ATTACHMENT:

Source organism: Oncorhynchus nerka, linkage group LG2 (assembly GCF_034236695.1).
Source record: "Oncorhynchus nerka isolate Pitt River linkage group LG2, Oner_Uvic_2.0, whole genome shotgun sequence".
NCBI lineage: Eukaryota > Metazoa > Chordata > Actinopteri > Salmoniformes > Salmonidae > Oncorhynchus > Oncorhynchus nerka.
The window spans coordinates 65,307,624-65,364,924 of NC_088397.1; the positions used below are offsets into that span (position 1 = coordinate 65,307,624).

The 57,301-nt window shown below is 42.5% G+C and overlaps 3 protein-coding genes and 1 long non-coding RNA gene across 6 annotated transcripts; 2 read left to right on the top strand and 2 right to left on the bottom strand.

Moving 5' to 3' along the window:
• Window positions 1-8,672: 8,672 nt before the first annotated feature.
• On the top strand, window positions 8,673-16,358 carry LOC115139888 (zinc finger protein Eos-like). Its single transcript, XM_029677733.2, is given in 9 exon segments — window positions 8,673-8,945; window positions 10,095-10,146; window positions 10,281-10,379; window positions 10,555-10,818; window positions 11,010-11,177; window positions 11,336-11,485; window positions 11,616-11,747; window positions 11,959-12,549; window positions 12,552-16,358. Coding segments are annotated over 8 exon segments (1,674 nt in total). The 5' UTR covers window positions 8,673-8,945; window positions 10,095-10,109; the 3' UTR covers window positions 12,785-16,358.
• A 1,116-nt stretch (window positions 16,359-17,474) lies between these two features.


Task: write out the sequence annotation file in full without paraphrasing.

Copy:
Source organism: Oncorhynchus nerka, linkage group LG2 (assembly GCF_034236695.1).
Source record: "Oncorhynchus nerka isolate Pitt River linkage group LG2, Oner_Uvic_2.0, whole genome shotgun sequence".
NCBI lineage: Eukaryota > Metazoa > Chordata > Actinopteri > Salmoniformes > Salmonidae > Oncorhynchus > Oncorhynchus nerka.
The window spans coordinates 65,307,624-65,364,924 of NC_088397.1; the positions used below are offsets into that span (position 1 = coordinate 65,307,624).

The 57,301-nt window shown below is 42.5% G+C and overlaps 3 protein-coding genes and 1 long non-coding RNA gene across 6 annotated transcripts; 2 read left to right on the top strand and 2 right to left on the bottom strand.

Moving 5' to 3' along the window:
• Window positions 1-8,672: 8,672 nt before the first annotated feature.
• On the top strand, window positions 8,673-16,358 carry LOC115139888 (zinc finger protein Eos-like). Its single transcript, XM_029677733.2, is given in 9 exon segments — window positions 8,673-8,945; window positions 10,095-10,146; window positions 10,281-10,379; window positions 10,555-10,818; window positions 11,010-11,177; window positions 11,336-11,485; window positions 11,616-11,747; window positions 11,959-12,549; window positions 12,552-16,358. Coding segments are annotated over 8 exon segments (1,674 nt in total). The 5' UTR covers window positions 8,673-8,945; window positions 10,095-10,109; the 3' UTR covers window positions 12,785-16,358.
• A 1,116-nt stretch (window positions 16,359-17,474) lies between these two features.